For a more detailed treatment of emptiness from The Truth about Enlightenment: How to Find Egolessness, Nonduality, and Wisdom on the Buddhist Path, view this sample chapter.
Emptiness is a pivotal term and experience in the Dharma. A nice way to think of it is as being without thingness. That which is empty has no characteristics of a thing, such as form, color, place, or size.
Mind is empty. If we try to hold mind in our hand or describe its form, we will be unable to do so. It is this emptiness of mind that changes the world’s appearance for those who realize mind’s true nature. In the presence of emptiness that which was once a solidly existing world, deeply rooted in reality, becomes an illusory one, dream- like and without a sense of solid existence. In other words, it is emptiness that makes the real world- that seen by those in touch with true reality- appear as unreal.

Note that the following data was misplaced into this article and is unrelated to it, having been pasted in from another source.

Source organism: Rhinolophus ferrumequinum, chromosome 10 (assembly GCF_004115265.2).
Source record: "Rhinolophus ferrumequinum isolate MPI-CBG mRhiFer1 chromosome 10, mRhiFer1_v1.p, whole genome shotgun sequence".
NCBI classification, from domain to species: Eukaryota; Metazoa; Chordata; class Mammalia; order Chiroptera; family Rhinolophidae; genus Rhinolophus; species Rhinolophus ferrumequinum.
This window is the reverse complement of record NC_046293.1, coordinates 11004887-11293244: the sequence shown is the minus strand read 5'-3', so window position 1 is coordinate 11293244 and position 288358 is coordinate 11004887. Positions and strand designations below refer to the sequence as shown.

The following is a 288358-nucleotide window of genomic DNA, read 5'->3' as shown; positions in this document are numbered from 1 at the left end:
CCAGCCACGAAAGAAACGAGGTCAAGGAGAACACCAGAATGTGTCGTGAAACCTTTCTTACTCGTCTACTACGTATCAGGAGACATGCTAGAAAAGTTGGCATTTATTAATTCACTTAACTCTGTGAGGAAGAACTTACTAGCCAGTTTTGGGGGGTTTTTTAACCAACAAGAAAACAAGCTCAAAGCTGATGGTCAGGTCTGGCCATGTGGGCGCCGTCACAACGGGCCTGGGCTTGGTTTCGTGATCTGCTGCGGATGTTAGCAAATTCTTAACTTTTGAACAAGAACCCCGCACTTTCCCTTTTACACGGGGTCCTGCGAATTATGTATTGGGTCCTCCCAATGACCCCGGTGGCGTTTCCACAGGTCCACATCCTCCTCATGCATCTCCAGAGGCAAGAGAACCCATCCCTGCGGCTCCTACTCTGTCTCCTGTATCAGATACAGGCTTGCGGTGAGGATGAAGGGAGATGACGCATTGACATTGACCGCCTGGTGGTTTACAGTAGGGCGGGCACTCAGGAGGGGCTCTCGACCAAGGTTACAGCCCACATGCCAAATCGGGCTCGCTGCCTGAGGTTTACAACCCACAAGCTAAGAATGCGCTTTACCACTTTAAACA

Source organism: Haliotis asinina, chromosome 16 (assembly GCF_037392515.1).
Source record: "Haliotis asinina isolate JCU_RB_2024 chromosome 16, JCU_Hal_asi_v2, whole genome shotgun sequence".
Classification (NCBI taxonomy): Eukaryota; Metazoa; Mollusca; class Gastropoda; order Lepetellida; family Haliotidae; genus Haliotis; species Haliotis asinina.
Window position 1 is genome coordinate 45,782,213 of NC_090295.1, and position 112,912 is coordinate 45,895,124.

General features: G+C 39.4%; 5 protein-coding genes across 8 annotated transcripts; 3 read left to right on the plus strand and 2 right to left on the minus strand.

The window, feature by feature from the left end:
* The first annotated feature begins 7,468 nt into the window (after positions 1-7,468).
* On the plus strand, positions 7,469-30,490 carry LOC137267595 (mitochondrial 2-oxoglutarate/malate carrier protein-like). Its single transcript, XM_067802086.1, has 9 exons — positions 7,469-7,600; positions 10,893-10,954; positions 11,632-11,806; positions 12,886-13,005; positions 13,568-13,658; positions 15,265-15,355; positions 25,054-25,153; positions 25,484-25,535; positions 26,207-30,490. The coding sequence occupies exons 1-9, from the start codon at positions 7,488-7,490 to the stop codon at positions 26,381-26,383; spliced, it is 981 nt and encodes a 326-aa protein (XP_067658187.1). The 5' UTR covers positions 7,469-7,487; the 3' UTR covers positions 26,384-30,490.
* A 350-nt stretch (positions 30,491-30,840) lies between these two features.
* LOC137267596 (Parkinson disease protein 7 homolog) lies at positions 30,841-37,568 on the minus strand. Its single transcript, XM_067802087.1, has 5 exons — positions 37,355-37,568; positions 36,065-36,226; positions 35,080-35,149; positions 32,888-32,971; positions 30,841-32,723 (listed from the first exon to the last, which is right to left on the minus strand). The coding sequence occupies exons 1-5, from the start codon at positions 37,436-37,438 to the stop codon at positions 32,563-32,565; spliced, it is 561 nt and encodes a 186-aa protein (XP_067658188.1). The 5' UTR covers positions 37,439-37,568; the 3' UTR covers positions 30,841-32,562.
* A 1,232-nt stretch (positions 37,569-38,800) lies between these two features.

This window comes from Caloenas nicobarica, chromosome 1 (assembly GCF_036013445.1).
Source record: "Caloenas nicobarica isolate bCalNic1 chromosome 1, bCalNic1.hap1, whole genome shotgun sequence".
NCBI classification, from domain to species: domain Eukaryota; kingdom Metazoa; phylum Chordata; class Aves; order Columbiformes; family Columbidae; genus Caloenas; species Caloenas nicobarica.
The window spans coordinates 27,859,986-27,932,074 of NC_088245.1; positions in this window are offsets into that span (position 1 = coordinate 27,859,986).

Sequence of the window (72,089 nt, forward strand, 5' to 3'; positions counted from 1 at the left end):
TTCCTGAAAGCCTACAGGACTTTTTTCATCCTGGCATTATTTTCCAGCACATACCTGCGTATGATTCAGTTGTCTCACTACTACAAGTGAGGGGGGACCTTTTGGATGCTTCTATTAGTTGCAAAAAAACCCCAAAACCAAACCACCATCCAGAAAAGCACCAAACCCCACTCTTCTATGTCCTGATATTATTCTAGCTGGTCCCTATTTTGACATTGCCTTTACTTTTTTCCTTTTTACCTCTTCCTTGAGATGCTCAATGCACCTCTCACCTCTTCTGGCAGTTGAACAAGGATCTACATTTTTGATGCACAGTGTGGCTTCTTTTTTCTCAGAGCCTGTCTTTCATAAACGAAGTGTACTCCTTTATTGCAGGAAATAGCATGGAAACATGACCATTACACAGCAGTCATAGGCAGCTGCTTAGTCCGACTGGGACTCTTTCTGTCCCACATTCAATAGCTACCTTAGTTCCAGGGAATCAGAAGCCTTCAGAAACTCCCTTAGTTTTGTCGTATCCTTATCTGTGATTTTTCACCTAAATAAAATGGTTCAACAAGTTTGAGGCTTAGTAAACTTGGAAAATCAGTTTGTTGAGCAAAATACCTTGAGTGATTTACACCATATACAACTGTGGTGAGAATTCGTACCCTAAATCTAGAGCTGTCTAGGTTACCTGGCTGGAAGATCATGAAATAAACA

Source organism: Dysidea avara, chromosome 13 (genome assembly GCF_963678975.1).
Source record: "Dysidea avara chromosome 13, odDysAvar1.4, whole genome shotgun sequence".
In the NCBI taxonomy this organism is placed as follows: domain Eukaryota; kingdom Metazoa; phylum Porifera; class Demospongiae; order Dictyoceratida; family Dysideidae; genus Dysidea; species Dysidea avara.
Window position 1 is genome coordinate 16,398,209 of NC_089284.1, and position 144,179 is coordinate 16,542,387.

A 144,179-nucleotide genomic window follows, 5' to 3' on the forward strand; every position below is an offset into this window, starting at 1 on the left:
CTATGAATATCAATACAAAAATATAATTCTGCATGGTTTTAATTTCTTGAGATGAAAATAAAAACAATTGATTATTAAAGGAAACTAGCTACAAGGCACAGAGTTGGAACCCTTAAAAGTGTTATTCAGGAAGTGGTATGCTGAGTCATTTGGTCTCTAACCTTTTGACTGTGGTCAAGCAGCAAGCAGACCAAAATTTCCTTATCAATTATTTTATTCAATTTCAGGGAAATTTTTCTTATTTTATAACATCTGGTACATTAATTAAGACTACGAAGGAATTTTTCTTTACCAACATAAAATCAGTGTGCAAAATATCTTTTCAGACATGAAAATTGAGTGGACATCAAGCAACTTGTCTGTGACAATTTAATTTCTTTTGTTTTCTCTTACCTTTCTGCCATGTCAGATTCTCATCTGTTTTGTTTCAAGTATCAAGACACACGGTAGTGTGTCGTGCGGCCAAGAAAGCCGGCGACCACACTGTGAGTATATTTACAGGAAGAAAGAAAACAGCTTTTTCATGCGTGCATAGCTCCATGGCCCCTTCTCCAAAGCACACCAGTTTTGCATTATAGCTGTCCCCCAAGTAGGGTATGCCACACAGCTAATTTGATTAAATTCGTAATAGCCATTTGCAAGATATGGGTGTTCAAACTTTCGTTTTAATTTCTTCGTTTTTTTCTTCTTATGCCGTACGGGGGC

Emptiness is not simply nothing; in fact, it has many rich qualities. It is inseparable from awareness, the two constituting the major aspects of mind, and experiencing it leads to a sense of vastness, restfulness, compassion and bliss.
Probably the most pleasurable aspect of emptiness is its freedom. It is impossible to limit emptiness; after all, there is nothing that can be limited. This is a somewhat conceptual way to explain why it is free, but be assured it is also that way experientially. This boundless freedom leads to the sense of bliss inherent in it.
Emptiness is an aspect of enlightenment. There is no enlightenment from a Buddhist sense without it. It is fortunate for us that the true nature of reality is naturally free and compassionate because of emptiness. After all, who is to say it had to be that way?
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